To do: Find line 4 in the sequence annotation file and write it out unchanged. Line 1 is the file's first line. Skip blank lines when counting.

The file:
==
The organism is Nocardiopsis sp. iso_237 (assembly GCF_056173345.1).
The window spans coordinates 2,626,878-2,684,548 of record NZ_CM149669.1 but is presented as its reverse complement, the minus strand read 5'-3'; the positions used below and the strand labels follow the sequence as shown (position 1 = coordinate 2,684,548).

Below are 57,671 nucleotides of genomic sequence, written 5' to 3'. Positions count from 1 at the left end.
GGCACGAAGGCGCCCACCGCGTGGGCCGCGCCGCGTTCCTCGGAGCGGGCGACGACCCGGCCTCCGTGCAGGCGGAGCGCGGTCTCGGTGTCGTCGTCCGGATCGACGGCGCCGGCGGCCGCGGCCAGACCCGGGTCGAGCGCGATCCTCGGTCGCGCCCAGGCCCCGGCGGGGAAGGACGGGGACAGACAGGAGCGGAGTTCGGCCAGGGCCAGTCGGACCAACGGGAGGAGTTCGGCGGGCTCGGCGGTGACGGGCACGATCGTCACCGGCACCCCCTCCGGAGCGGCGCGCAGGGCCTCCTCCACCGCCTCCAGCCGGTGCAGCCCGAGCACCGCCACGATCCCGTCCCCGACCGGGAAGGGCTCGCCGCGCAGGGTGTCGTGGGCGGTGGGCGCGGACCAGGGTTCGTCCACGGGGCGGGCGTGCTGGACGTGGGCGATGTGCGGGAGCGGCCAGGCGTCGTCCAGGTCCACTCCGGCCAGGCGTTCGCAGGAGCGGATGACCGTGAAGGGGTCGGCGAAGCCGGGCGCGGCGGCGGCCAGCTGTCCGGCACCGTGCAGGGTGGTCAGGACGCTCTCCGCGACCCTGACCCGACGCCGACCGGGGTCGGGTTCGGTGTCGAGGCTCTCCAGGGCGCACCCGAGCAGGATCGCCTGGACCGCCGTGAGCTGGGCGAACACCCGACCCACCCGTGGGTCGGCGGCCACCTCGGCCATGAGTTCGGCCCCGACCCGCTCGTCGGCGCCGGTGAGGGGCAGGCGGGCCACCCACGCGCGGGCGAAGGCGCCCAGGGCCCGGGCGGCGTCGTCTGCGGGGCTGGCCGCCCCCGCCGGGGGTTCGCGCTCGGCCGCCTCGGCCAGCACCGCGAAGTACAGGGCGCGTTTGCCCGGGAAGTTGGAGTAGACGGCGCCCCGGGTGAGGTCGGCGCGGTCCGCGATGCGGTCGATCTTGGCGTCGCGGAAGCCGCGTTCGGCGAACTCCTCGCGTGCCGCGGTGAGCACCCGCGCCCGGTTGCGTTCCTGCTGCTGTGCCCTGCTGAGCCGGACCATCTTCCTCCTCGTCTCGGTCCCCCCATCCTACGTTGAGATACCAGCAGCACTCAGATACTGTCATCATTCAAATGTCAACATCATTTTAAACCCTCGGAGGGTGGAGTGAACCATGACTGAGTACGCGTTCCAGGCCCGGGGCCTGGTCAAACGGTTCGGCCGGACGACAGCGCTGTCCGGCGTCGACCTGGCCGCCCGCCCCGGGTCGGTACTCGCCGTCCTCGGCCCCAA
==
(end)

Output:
GGCACGAAGGCGCCCACCGCGTGGGCCGCGCCGCGTTCCTCGGAGCGGGCGACGACCCGGCCTCCGTGCAGGCGGAGCGCGGTCTCGGTGTCGTCGTCCGGATCGACGGCGCCGGCGGCCGCGGCCAGACCCGGGTCGAGCGCGATCCTCGGTCGCGCCCAGGCCCCGGCGGGGAAGGACGGGGACAGACAGGAGCGGAGTTCGGCCAGGGCCAGTCGGACCAACGGGAGGAGTTCGGCGGGCTCGGCGGTGACGGGCACGATCGTCACCGGCACCCCCTCCGGAGCGGCGCGCAGGGCCTCCTCCACCGCCTCCAGCCGGTGCAGCCCGAGCACCGCCACGATCCCGTCCCCGACCGGGAAGGGCTCGCCGCGCAGGGTGTCGTGGGCGGTGGGCGCGGACCAGGGTTCGTCCACGGGGCGGGCGTGCTGGACGTGGGCGATGTGCGGGAGCGGCCAGGCGTCGTCCAGGTCCACTCCGGCCAGGCGTTCGCAGGAGCGGATGACCGTGAAGGGGTCGGCGAAGCCGGGCGCGGCGGCGGCCAGCTGTCCGGCACCGTGCAGGGTGGTCAGGACGCTCTCCGCGACCCTGACCCGACGCCGACCGGGGTCGGGTTCGGTGTCGAGGCTCTCCAGGGCGCACCCGAGCAGGATCGCCTGGACCGCCGTGAGCTGGGCGAACACCCGACCCACCCGTGGGTCGGCGGCCACCTCGGCCATGAGTTCGGCCCCGACCCGCTCGTCGGCGCCGGTGAGGGGCAGGCGGGCCACCCACGCGCGGGCGAAGGCGCCCAGGGCCCGGGCGGCGTCGTCTGCGGGGCTGGCCGCCCCCGCCGGGGGTTCGCGCTCGGCCGCCTCGGCCAGCACCGCGAAGTACAGGGCGCGTTTGCCCGGGAAGTTGGAGTAGACGGCGCCCCGGGTGAGGTCGGCGCGGTCCGCGATGCGGTCGATCTTGGCGTCGCGGAAGCCGCGTTCGGCGAACTCCTCGCGTGCCGCGGTGAGCACCCGCGCCCGGTTGCGTTCCTGCTGCTGTGCCCTGCTGAGCCGGACCATCTTCCTCCTCGTCTCGGTCCCCCCATCCTACGTTGAGATACCAGCAGCACTCAGATACTGTCATCATTCAAATGTCAACATCATTTTAAACCCTCGGAGGGTGGAGTGAACCATGACTGAGTACGCGTTCCAGGCCCGGGGCCTGGTCAAACGGTTCGGCCGGACGACAGCGCTGTCCGGCGTCGACCTGGCCGCCCGCCCCGGGTCGGTACTCGCCGTCCTCGGCCCCAA